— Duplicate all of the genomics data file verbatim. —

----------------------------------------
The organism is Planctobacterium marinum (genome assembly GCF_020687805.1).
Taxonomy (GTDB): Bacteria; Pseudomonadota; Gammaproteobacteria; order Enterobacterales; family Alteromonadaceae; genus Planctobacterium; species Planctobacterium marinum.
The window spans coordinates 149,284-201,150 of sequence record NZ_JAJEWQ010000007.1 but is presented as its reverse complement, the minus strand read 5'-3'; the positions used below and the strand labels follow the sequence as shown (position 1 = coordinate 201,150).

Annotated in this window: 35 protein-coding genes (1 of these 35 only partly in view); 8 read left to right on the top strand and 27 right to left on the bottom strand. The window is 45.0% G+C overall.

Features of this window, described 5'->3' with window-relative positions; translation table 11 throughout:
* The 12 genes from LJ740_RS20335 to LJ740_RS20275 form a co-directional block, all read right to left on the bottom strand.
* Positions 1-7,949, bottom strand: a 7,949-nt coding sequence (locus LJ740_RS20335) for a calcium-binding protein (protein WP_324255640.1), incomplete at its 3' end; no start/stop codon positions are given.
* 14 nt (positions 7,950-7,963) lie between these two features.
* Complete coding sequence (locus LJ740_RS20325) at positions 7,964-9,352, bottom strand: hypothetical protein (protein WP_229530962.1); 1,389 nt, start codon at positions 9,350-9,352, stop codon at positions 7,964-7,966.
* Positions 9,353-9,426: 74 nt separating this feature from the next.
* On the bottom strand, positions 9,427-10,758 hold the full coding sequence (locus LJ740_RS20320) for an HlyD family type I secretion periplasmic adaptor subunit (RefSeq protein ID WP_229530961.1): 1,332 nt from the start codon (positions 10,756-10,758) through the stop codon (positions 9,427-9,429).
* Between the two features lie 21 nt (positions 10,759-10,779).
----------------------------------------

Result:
The organism is Planctobacterium marinum (genome assembly GCF_020687805.1).
Taxonomy (GTDB): Bacteria; Pseudomonadota; Gammaproteobacteria; order Enterobacterales; family Alteromonadaceae; genus Planctobacterium; species Planctobacterium marinum.
The window spans coordinates 149,284-201,150 of sequence record NZ_JAJEWQ010000007.1 but is presented as its reverse complement, the minus strand read 5'-3'; the positions used below and the strand labels follow the sequence as shown (position 1 = coordinate 201,150).

Annotated in this window: 35 protein-coding genes (1 of these 35 only partly in view); 8 read left to right on the top strand and 27 right to left on the bottom strand. The window is 45.0% G+C overall.

Features of this window, described 5'->3' with window-relative positions; translation table 11 throughout:
* The 12 genes from LJ740_RS20335 to LJ740_RS20275 form a co-directional block, all read right to left on the bottom strand.
* Positions 1-7,949, bottom strand: a 7,949-nt coding sequence (locus LJ740_RS20335) for a calcium-binding protein (protein WP_324255640.1), incomplete at its 3' end; no start/stop codon positions are given.
* 14 nt (positions 7,950-7,963) lie between these two features.
* Complete coding sequence (locus LJ740_RS20325) at positions 7,964-9,352, bottom strand: hypothetical protein (protein WP_229530962.1); 1,389 nt, start codon at positions 9,350-9,352, stop codon at positions 7,964-7,966.
* Positions 9,353-9,426: 74 nt separating this feature from the next.
* On the bottom strand, positions 9,427-10,758 hold the full coding sequence (locus LJ740_RS20320) for an HlyD family type I secretion periplasmic adaptor subunit (RefSeq protein ID WP_229530961.1): 1,332 nt from the start codon (positions 10,756-10,758) through the stop codon (positions 9,427-9,429).
* Between the two features lie 21 nt (positions 10,759-10,779).